Back to the ABCD session, below are just some of the comments shared by participants that I managed to capture and feel are relevant to us here. The first 5 quotes come from Fatima El Guenuni, a family therapist in the Grenfell area of London who had family members in the tower that burned down (thankfully they survived). Her talk certainly set the tone for the day:
Communities have never been hard to reach, but they have been easy to ignore.
Voice is important at the centre of communities but action is more important.
Work alongside people and be brave enough to make decisions that benefit the community and not the system.
It’s the system that marginalises communities, not communities that make themselves hard to reach.
We need to be willing to step outside roles & be there for communities with love and support – a hug of compassion and humanity.
Be the “human bridge” between people and the community and the system.
It is time to stop the politicisation of community development.
This citizen centred movement is gathering massive momentum. I hope councils learn, recognise it & work generously with communities to share power & space.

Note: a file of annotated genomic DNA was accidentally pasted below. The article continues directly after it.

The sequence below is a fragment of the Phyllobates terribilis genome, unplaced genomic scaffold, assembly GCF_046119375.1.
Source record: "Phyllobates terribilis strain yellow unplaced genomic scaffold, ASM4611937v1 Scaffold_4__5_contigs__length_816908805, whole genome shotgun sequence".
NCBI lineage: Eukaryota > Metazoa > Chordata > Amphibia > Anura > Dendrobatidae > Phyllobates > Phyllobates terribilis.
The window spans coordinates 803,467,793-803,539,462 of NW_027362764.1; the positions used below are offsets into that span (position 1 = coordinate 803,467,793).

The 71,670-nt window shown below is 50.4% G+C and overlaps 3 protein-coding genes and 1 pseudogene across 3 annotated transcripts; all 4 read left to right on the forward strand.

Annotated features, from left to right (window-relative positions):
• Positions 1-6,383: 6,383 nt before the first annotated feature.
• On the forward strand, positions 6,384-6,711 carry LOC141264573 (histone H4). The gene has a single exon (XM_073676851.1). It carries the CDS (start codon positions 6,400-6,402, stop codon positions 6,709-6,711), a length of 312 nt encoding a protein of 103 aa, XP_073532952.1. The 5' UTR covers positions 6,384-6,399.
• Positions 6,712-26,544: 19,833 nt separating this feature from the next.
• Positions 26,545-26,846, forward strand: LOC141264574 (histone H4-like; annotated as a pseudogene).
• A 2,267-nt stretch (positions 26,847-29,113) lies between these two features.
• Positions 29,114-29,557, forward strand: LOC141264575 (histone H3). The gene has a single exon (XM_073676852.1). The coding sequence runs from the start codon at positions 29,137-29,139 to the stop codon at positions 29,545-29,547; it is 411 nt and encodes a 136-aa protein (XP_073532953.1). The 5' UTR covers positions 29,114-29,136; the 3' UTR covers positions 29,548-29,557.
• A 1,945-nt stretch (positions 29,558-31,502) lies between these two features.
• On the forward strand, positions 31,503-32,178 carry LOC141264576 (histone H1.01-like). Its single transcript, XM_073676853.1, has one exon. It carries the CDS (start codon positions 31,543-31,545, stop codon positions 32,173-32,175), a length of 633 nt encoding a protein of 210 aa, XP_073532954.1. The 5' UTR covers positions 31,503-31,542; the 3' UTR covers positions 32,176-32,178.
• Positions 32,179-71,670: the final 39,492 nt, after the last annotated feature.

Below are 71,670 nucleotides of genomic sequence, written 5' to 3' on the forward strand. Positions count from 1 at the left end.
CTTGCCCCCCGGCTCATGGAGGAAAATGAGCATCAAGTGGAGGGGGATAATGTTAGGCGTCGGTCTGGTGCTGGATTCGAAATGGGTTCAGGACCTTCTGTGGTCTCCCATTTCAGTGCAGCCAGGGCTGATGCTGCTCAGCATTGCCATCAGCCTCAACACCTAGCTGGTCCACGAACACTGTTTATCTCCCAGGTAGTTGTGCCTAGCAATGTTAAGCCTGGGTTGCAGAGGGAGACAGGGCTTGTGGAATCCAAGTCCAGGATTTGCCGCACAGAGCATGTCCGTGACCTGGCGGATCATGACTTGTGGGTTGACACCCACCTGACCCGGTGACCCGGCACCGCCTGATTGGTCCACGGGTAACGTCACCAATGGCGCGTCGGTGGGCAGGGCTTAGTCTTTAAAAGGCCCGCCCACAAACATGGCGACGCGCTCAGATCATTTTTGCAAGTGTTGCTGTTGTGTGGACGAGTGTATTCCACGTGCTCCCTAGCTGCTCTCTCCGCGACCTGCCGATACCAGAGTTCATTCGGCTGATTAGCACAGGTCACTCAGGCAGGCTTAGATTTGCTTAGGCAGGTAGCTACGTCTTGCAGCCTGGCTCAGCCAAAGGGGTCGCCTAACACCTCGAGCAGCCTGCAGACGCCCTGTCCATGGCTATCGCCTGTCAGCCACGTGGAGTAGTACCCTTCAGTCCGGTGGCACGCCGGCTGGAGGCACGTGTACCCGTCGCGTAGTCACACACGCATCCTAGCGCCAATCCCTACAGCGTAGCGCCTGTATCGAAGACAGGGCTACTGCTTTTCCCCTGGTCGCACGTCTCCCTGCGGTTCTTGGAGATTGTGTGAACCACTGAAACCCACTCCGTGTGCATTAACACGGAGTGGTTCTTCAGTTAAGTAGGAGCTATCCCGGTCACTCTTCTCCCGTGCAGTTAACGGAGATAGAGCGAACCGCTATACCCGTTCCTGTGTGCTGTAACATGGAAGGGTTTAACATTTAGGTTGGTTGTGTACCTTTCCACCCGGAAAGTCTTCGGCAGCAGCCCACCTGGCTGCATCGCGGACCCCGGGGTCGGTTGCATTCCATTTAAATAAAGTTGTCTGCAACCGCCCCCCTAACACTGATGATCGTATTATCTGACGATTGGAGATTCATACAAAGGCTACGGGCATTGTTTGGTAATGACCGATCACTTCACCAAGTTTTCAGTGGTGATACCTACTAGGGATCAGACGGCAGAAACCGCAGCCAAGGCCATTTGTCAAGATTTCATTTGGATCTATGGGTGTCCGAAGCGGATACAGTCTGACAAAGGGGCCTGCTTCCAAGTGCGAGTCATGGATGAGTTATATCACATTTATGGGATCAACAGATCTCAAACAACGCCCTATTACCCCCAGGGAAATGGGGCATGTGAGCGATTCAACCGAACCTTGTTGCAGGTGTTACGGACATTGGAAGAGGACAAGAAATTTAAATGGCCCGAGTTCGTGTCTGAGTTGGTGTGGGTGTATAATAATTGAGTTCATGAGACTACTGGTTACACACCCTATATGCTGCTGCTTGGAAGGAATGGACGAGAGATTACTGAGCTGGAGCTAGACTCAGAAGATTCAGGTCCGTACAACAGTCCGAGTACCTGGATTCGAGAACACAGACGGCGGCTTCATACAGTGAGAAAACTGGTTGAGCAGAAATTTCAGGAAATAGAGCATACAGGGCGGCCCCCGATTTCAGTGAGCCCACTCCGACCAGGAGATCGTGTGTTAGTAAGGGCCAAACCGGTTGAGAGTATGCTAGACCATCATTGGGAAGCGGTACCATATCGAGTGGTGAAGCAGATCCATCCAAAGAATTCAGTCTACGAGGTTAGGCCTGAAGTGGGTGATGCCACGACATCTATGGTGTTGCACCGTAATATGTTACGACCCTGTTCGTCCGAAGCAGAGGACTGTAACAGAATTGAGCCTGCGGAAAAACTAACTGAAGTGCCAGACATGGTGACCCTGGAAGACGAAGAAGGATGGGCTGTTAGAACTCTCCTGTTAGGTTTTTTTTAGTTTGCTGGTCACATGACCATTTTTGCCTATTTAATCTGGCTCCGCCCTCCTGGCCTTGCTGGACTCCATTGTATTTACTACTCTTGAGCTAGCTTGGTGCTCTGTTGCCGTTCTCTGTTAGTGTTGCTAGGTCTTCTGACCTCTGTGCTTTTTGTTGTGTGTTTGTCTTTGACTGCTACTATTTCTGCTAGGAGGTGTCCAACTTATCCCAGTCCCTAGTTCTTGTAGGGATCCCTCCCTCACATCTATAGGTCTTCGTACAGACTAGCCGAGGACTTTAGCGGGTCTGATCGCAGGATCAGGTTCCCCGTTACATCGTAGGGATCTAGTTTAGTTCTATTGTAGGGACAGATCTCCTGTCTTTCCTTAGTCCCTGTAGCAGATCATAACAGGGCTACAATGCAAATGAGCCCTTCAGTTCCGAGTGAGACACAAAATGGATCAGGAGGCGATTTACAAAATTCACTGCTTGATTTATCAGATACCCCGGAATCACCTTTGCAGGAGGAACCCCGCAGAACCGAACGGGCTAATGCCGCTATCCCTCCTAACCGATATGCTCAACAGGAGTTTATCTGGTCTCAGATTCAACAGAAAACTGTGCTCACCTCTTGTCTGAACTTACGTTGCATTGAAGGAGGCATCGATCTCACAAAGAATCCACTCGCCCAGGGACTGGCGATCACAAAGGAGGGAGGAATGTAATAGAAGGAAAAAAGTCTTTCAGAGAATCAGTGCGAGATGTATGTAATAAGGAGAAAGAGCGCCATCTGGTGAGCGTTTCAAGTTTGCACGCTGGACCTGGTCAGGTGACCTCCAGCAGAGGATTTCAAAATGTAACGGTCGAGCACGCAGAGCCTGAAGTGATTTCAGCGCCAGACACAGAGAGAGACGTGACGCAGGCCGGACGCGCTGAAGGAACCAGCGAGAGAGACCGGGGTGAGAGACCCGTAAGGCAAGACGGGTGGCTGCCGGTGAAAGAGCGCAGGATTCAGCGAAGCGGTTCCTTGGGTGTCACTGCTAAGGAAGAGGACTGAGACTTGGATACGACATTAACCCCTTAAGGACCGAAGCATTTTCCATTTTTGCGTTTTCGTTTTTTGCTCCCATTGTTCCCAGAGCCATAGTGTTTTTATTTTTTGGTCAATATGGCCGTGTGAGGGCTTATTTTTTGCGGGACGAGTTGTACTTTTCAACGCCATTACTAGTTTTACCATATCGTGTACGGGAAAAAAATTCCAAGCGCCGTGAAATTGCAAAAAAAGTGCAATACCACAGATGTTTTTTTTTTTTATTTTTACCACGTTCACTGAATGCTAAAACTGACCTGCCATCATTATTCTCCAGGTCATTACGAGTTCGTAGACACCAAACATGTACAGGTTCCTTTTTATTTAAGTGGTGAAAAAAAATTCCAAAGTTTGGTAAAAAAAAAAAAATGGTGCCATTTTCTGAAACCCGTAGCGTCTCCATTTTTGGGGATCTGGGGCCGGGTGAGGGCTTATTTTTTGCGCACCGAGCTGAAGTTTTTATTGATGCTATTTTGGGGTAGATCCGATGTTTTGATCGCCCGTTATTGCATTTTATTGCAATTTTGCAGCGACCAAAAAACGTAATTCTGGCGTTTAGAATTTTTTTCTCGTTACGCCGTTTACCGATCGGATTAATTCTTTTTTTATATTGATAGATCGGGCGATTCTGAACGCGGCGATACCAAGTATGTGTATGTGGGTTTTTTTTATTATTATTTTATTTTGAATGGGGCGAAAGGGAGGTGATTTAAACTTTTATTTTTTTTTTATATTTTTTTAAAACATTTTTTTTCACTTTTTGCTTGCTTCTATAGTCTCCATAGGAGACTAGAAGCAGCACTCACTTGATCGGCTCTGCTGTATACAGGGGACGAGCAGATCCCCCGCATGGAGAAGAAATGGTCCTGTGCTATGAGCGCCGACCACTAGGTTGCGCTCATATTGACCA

We are hearing of rooted acts of kindness, and the tremendous steely courage of communities, to flourish forward fairly, whatever the challenges may be.
Stories are so important and then stimulating them with the right questions.
Inequalities have driven the change. Our aim was to listen. Serve the people. Unlock skills and talents. Change power.
We need jargon free community development. It’s about people. Local people. Leading local change.
There are so many more that I’ll save for another blog. But can you pick up the themes here? Are you excited by it? Everyone was completely on board with this revolution. This last year has actually been a defining moment for communities across the land, as many have really stepped up to meet their own needs. The challenge now is to build on that, with appropriate support and empowerment, to make this change in power permanent.